Perspective is one of the hardest assets to acquire. I think it's key to thinking big, and thinking long term. I've found that when I don't have perspective, little things start to look really big, and easy stuff starts to look really hard. Here are some things that gave me perspective this past month. Plus a bunch of other random shit.
I was in Haiti last week for a dear friend's wedding. There was considerable unrest while we were there, related to a corruption scandal involving the president. Many roads were blockaded, and we were unable to leave our hotel for several days. The country was beautiful, the food incredible, and the people affable.
SpaceX launched a rocket into space powered by two boosters it had already launched into space. Then it landed two of those boosters back on earth and will re-use them yet again. We humans are capable of incredible things when we work together.
In college one of my friends committed suicide. He was having trouble paying for college and joined the Army Reserve. His unit was set to be deployed to Iraq, and I think he felt scared and overwhelmed. I honestly don't know why he took his own life, because we never spoke about any of this. Looking back, I didn't real deal with or think much about it after it happened. It was too hard to think about, and I didn't even know where to start. Last week I opened up Facebook and saw that it would have been his 30th birthday, and it hit me pretty hard. If you're ever feeling overwhelmed and alone, just know that I'm here and I'm always down to shoot the shit with you.
Hunter Walk spoke at Atrium Scale and mentioned that he likes to work with entrepreneurs that'd want their company on their tombstone. I thought this was an off-hand remark, but it turns out he's put some thought into this.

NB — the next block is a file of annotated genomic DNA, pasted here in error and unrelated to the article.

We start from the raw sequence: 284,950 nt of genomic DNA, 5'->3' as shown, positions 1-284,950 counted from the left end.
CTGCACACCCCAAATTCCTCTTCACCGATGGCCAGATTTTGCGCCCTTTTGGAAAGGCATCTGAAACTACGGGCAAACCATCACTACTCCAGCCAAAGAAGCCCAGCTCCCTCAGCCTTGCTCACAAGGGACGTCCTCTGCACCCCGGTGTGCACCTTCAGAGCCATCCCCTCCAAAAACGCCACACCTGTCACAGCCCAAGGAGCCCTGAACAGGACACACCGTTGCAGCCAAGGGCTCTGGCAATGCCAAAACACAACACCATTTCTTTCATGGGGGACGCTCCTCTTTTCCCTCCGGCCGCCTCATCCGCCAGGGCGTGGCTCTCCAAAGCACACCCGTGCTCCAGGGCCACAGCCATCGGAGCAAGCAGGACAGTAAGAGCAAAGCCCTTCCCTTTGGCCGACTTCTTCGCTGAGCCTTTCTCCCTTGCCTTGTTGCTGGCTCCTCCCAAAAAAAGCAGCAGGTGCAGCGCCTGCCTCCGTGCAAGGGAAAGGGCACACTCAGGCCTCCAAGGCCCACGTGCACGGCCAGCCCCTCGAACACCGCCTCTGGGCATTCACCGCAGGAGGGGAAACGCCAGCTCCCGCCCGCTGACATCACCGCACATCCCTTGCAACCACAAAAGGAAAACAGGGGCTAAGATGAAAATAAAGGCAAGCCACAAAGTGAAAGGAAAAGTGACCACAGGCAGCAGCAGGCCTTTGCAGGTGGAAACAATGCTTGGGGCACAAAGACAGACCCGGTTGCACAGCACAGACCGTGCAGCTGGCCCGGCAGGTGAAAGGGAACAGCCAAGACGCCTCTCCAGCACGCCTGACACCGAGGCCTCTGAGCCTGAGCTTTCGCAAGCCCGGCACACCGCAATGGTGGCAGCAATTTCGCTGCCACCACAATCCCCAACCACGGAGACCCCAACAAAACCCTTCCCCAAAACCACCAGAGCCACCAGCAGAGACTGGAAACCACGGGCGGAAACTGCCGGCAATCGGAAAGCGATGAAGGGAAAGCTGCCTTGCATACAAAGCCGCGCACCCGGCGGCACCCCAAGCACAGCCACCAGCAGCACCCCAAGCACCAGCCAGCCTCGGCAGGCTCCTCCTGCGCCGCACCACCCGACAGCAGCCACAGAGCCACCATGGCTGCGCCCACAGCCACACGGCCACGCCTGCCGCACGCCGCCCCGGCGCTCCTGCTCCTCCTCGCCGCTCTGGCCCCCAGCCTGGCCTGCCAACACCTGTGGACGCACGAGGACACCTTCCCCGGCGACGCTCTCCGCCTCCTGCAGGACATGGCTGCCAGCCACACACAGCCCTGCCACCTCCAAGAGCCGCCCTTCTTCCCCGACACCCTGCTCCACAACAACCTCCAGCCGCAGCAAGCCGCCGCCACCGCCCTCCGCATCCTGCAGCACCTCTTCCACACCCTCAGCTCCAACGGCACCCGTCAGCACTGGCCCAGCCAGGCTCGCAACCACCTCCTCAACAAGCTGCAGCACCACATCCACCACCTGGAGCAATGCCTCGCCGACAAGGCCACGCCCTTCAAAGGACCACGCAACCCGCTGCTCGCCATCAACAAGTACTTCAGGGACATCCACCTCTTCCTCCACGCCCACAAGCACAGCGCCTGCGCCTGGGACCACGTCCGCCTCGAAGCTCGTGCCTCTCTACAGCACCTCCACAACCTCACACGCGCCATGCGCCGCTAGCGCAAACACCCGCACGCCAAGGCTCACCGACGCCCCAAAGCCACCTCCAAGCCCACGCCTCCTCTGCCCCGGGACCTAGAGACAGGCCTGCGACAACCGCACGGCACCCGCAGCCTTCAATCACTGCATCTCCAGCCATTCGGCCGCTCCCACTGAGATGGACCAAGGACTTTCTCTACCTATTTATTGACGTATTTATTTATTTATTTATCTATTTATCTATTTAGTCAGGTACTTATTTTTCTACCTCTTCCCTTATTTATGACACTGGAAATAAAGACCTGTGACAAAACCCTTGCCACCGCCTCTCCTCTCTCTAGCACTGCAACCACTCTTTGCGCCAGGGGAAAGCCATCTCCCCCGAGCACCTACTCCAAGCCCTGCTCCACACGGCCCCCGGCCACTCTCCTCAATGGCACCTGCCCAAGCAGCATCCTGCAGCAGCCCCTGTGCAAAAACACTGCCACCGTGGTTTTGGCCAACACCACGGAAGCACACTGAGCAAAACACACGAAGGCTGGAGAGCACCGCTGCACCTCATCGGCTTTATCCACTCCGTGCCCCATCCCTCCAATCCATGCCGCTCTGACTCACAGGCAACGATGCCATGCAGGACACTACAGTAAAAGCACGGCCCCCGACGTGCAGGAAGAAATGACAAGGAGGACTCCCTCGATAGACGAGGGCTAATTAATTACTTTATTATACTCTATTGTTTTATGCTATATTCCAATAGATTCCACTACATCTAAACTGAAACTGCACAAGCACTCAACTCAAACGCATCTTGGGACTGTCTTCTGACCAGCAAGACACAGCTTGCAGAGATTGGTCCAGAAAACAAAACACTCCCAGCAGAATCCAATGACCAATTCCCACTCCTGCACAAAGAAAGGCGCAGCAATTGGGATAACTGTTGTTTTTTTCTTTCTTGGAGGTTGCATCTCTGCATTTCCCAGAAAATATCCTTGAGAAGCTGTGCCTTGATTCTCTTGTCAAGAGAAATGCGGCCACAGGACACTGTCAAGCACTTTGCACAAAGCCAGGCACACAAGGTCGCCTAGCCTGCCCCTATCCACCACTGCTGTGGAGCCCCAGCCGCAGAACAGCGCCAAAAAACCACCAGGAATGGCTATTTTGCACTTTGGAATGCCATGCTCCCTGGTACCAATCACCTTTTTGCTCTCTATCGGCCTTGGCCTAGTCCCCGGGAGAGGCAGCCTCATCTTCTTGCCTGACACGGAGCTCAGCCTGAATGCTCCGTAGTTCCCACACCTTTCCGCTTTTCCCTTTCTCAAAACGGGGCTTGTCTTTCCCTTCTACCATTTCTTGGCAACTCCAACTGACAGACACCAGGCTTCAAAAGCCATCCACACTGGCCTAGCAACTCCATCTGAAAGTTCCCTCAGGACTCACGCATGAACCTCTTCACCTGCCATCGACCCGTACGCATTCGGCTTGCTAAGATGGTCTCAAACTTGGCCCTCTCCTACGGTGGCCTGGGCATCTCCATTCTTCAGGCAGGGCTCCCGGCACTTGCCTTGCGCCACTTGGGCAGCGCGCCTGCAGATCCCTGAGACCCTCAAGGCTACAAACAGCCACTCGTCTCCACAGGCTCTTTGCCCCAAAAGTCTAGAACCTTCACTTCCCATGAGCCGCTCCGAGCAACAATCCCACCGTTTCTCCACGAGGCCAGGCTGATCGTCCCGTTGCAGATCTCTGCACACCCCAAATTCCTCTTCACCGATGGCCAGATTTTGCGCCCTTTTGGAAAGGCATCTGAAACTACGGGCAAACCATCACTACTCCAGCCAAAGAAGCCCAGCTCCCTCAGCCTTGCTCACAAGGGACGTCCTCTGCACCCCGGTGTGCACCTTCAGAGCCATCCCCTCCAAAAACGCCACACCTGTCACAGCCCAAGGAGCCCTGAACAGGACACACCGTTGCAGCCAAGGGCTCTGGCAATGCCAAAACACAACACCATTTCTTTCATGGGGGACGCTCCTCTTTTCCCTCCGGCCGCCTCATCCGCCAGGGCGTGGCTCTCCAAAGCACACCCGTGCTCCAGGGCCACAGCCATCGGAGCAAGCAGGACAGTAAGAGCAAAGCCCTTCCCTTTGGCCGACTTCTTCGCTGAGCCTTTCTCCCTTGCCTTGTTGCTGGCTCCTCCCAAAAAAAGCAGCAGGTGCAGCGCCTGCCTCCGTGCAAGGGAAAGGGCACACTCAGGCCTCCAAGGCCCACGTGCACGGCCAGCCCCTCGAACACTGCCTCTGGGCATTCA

One of my favorite quotes from Children of Dune: "To suspect your own mortality is to know the beginning of terror; to learn irrefutably that you are mortal is to know the end of terror."
It's been a whirlwind few weeks for Josh and I, packed with customer meetings and significant progress on some new technical bits that we're pretty excited about. In brief, we've come to realize we need to disrupt ourselves, and we're currently validating our plan to do so. I may be able to share more in the coming months.
We've taken a few opportunistic meetings with VCs that have some expertise in cybersecurity and enterprise SaaS. So far these have been pretty fun and I feel fortunate to get to talk through our vision with smart people excited about the same problems we are.
We added the ability for (approved) security researchers to submit email addresses to the EmailRep blacklist. Previously we were having them DM or @ us on Twitter. Now this can happen automagically.
We'll be at Blackhat and DEFCON in August. Holler if you will too and we can arrange to share the same spacetime coordinates.
What I'm reading
The Four Steps to the Epiphany by Steve Blank. This has been our customer development guide at Sublime. I think this book has 10x'd our customer learnings so far.
"Why does the U.S. Women's soccer team get paid less than the men?" by Ann Killion. The short answer is "there is no good reason". It would seem that compensation would be based solely on two variables: 1. How much money the team makes for the league, and 2. How successful the team is. The women's team outperforms the men's team on both counts, but is paid 1/2 to 1/5 as much. Both teams should get paid the same base salary, and then a % of revenue generated by their league at end of year. Simple.
Musashi by Eiji Yoshikawa. A Japanese epic, the Gone With the Wind of Japan. I'm one chapter in and so far it's riveting. I don't read much fiction that isn't science fiction or fantasy, I'm glad I made an exception here.
The Courage to Be Disliked by Fumitake Koga and Ichiro Kishimi. Picked this up on the recommendation of Aly DeNardo. I'm reading this one via the Kindle app on my phone. This + Duolingo is how I spend my idle phone time now, vs scrolling through Twitter/Instagram.